Officials at St. Mary’s Health Center in St. Louis are claiming the treatment they gave a 29-year-old homeless woman who went to the hospital for a sprained ankle and later died in police custody after refusing to leave the ER, appropriate.
Anna Brown’s September death inside a St. Louis jail cell was determined to be caused by blood clots that formed in her legs and migrated to her lungs. Brown reportedly went to three hospitals complaining of leg pain in the days prior to her death, including the visit to St. Mary’s that led to her arrest for trespassing. Brown was wheeled out of the facility in handcuffs after a doctor said she was healthy enough to be locked up and officers say they had no reason to think otherwise.
“A lot of times people don’t want to stay in jail and will claim to be sick,” Acting Police Chief Maj. Roy Wright said. “We depend on medical officials to tell us they’re OK.”
According to an official statement from St. Mary’s, to the best of their knowledge she was.
“Unfortunately, even with appropriate testing using sophisticated technology, blood clots can still be undetected in a small number of cases,” they said. “The sad reality is that emergency departments across the country are often a place of last resort for many people in our society who suffer from complex social problems that become medical issues when they are not addressed. It is unfortunate that it takes a tragic event like this to call attention to a crisis in our midst.”
Brown’s life had been on a downward spiral since a tornado destroyed her home in 2010. The mother moved to a St. Louis suburb with her children following the tragedy, but shortly after she lost her job in a sandwich shop. Because Brown couldn’t pay her bills, her utilities were shut off and when a child welfare agent visited her home in April, the toilet was found filled with feces and there were burn marks on the floor where she had lit fires to keep warm. Brown was arrested for parental neglect and her mother, Dorothy Davis, received custody of her children on the condition that their mother couldn’t also live with them. With her home condemned, Brown lived in four homeless shelters from May until September. She also joined the St. Louis Empowerment Center, a drop-in center for the mentally ill.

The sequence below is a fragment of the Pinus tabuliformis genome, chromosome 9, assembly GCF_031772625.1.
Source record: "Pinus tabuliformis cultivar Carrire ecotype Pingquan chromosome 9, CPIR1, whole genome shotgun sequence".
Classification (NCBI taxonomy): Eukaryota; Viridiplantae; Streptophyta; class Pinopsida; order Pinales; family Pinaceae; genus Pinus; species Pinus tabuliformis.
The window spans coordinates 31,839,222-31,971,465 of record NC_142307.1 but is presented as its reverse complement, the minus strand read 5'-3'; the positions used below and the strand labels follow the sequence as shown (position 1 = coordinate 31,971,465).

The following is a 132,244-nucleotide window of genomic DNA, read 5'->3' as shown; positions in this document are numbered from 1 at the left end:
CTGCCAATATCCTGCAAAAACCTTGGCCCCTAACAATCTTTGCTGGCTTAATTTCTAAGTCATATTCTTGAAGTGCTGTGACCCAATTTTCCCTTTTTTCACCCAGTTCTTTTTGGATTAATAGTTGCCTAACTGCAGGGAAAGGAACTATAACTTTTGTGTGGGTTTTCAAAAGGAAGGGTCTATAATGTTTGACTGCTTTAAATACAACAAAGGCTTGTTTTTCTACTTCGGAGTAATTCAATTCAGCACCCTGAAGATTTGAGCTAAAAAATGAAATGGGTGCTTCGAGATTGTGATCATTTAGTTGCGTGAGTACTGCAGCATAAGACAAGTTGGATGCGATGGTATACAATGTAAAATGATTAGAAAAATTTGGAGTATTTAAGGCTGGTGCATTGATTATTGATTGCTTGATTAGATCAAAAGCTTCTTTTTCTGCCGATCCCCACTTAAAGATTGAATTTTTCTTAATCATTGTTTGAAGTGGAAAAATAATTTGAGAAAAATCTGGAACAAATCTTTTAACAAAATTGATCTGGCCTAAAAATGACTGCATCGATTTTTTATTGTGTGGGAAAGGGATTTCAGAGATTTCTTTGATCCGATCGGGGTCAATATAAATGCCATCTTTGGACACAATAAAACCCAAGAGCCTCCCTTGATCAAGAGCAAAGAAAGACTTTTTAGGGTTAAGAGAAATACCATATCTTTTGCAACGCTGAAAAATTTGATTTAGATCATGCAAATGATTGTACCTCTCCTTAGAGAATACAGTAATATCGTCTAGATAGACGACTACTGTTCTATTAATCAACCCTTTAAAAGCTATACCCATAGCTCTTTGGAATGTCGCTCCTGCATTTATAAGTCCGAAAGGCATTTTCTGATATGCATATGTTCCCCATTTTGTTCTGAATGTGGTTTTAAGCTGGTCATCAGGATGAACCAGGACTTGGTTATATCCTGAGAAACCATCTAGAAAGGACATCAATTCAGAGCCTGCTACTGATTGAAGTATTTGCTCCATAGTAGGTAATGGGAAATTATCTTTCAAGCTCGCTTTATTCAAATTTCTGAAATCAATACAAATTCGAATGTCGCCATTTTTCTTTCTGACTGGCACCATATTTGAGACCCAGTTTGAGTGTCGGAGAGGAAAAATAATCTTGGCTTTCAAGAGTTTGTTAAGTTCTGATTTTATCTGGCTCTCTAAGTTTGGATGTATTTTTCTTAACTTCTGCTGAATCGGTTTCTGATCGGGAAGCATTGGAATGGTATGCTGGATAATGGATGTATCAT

Davis says her daughter called everyday to check on her children, and now she has a responsibility to tell them what happened to their mother.
“If the police killed my daughter, I want to know. If the hospital is at fault, I want to know,” she told the Post-Dispatch. “I want to be able to tell her children why their mother isn’t here.”
The family believes Brown was treated unfairly and they’ve hired a lawyer to help them prove it. According to Brown’s sister Krystle:
“My sister is not here today because people passed judgment.”
What do you think about this case? Is anyone at fault for Anna Brown’s death?
Brande Victorian is a blogger and culture writer in New York City. Follower her on Twitter at @be_vic.
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